Here are a few postcards from our trip:
At the beach end of our street there is a big, beautiful house. It’s the kind of house that, were I making a movie about beach living, would make a fabulous backdrop. It’s green-shingled, three-stories of what looks like generations of living on the beach, with turrets and arches, well maintained with a lushly landscaped perimeter. It’s got a pool on the beach side of it. The landscaping is meticulously maintained. How this guy gets such thick green grass with sand in such close proximity is, frankly, something the environmentalist in me doesn’t want to know about.
The guy’s a little crazy about his house. At some point, and I am not sure whether he got the city’s permission to do this, he removed the sidewalk in front of his house and replaced it with something more aesthetically in line with his property. There’s some concrete to the sidewalk there, but it is bordered by the same brick as his driveway. I suppose, having footed the expense for this upgrade, he has come to believe that the sidewalk is his. Over the years, I have seen him remove many a bike and wagon left there by public beachgoers, my own included.
On Saturday, I saw a woman unlocking her bike from the post on the sidewalk. I hesitated to speak, but I thought, in the spirit of community, I would warn her about how crazy the guy is about the sidewalk. I said carefully, and in a friendly way, “This guy here is a little crazy about the sidewalk. Just wanted to let you know in case he ever moves your bike. He doesn’t like people to leave them here.”
And she went crazy on me. Yelling about how it’s a public sidewalk, and he has no right to do that, he can call the cops, blah blah blah. All this crazy stuff, like I had been the one who moved her bike. I just wanted to get away from her, so I said, “Okay, you have a nice day,” and I took Ee in the stroller and quickly got away from her.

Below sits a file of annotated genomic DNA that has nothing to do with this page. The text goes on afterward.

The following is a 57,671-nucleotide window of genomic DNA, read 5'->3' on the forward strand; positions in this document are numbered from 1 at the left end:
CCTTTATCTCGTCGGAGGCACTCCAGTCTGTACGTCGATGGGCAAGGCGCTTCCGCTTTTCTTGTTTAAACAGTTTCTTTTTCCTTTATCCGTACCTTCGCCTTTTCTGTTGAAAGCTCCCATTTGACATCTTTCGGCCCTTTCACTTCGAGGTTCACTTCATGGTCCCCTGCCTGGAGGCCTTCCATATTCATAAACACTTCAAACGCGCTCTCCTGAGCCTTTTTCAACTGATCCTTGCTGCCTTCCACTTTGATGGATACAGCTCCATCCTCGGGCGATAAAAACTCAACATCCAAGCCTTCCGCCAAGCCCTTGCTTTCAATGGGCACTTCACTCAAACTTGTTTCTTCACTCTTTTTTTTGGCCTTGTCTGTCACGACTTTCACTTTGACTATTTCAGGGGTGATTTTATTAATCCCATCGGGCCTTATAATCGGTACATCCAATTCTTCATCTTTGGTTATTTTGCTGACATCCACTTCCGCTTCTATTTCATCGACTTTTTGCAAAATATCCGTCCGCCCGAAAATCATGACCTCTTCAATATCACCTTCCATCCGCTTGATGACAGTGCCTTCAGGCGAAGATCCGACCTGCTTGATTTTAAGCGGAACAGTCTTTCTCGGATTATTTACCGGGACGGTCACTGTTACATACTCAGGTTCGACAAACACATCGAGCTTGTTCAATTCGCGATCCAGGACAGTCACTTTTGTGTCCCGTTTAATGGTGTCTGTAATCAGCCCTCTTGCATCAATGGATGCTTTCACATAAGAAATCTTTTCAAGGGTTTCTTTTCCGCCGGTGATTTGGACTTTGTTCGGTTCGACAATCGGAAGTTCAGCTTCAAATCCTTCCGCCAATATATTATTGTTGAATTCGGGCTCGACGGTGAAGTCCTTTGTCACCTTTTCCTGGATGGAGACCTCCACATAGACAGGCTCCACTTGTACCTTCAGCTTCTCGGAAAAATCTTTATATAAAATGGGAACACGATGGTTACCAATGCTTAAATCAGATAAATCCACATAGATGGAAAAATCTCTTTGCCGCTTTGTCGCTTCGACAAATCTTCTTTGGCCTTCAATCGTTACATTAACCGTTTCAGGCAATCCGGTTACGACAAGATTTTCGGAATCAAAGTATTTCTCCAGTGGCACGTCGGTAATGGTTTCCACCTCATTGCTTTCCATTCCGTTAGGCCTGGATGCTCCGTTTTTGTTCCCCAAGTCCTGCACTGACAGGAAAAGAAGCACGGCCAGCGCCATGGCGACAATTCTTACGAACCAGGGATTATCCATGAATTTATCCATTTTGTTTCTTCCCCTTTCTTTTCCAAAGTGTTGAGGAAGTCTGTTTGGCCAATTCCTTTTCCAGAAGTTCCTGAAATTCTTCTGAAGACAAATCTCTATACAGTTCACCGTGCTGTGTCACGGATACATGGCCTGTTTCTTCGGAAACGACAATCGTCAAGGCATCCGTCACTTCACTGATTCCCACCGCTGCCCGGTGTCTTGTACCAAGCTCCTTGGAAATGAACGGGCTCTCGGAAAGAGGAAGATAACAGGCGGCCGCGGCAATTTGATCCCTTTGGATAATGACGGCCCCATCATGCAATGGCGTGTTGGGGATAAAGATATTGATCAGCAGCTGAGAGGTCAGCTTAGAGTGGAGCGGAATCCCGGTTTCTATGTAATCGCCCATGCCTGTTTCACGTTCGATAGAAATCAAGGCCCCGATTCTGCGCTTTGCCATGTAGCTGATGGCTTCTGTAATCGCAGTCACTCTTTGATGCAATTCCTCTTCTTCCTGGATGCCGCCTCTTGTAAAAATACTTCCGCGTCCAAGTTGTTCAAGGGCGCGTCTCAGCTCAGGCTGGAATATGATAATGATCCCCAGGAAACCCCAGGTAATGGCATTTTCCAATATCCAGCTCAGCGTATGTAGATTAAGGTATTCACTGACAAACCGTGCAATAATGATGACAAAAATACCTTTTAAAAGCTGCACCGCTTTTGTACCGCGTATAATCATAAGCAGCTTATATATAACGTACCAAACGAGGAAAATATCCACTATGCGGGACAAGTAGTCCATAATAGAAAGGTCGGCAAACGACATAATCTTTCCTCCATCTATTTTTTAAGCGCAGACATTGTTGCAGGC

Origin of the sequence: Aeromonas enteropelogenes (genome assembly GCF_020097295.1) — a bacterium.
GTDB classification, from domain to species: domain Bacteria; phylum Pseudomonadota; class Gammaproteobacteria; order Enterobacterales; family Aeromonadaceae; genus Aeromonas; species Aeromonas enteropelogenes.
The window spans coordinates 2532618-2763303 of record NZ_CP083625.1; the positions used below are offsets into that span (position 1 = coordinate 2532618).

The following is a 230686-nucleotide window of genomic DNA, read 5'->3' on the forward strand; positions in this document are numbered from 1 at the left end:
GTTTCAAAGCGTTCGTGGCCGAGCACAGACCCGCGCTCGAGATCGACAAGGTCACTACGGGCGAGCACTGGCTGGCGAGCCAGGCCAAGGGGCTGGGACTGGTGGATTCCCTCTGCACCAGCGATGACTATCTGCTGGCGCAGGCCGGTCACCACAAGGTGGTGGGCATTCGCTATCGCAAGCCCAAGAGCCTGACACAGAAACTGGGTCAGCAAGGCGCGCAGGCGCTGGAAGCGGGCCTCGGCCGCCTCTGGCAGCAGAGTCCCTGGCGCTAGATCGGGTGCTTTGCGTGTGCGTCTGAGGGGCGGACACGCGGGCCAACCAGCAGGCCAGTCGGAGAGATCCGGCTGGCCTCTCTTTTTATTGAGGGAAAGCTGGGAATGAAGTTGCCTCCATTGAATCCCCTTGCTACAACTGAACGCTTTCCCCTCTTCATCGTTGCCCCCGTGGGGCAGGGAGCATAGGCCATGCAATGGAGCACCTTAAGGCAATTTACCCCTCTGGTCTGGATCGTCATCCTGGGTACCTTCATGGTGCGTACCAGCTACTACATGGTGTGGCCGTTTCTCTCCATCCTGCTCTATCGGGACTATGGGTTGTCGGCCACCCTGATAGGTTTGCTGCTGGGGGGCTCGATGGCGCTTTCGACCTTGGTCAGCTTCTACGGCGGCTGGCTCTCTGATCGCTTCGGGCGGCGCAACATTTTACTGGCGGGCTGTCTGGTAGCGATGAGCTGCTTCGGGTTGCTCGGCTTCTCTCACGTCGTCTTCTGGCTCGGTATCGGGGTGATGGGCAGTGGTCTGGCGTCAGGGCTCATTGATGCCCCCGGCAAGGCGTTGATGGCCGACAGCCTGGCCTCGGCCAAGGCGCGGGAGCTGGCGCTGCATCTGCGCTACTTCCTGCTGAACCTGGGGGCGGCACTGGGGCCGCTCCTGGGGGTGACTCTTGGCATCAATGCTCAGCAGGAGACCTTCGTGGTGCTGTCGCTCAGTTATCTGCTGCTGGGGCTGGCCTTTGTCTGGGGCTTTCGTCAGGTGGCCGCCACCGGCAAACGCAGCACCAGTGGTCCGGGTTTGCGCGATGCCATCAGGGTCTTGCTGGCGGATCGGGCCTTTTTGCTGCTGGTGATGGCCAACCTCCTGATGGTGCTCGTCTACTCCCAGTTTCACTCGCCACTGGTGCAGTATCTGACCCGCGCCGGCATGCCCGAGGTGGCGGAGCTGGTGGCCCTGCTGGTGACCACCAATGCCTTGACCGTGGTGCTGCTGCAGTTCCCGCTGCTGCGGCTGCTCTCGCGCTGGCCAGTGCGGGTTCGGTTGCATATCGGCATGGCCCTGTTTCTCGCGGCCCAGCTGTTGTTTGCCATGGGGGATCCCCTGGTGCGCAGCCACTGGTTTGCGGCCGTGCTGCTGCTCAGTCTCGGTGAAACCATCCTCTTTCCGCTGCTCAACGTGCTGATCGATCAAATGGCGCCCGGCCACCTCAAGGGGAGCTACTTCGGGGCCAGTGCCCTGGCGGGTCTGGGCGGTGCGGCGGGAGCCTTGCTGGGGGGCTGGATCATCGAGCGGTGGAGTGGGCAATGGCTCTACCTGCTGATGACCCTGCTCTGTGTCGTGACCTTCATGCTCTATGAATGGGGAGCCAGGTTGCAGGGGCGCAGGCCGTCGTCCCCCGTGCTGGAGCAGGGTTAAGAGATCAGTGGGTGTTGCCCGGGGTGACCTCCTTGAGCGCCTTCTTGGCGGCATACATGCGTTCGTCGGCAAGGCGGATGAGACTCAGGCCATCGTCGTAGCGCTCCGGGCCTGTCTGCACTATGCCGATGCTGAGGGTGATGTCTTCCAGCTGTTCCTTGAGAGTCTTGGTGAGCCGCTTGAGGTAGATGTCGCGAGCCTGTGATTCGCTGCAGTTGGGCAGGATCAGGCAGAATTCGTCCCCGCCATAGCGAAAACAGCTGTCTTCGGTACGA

Then she caught up with me at the corner where we were waiting for the light, and she apologized, but the apology was this other long rant about how she’s just so sick of these people who come down here for the summer. She can’t wait for the summer to be over. She’s a full-time resident, and these people who come for the summer really get on her nerves. They act like they own the place because they own a summer place. These people crowd the town, they make more traffic, these people. And I was like…I’m one of these people. I don’t feel like I own the place, but what kind of apology is that? But then I noticed that she had three kids, and I knew how she felt about needing the summer to end. But that’s no reason to take her frustrations out on a total stranger. Can’t she do like I do and just yell at the kids?
Seriously, though. What’s wrong with people?
We were into the Olympics, at least the ones that were broadcast live, and the kids really enjoyed the gymnastics. Clooney kept doing his “floor exercises” on the beach, including repetition in “slow motion.” Thursday my in-laws came to visit, and we had lunch on the beach. While we were talking, I held the last bit of my sandwich in my hand, and I was on the outside of our circle. A seagull swooped down suddenly and grabbed it right out of my hand.
We went to the boardwalk. We visited Storybookland. Overall, a great week. Only three days of beach, weather permitting, left to the summer.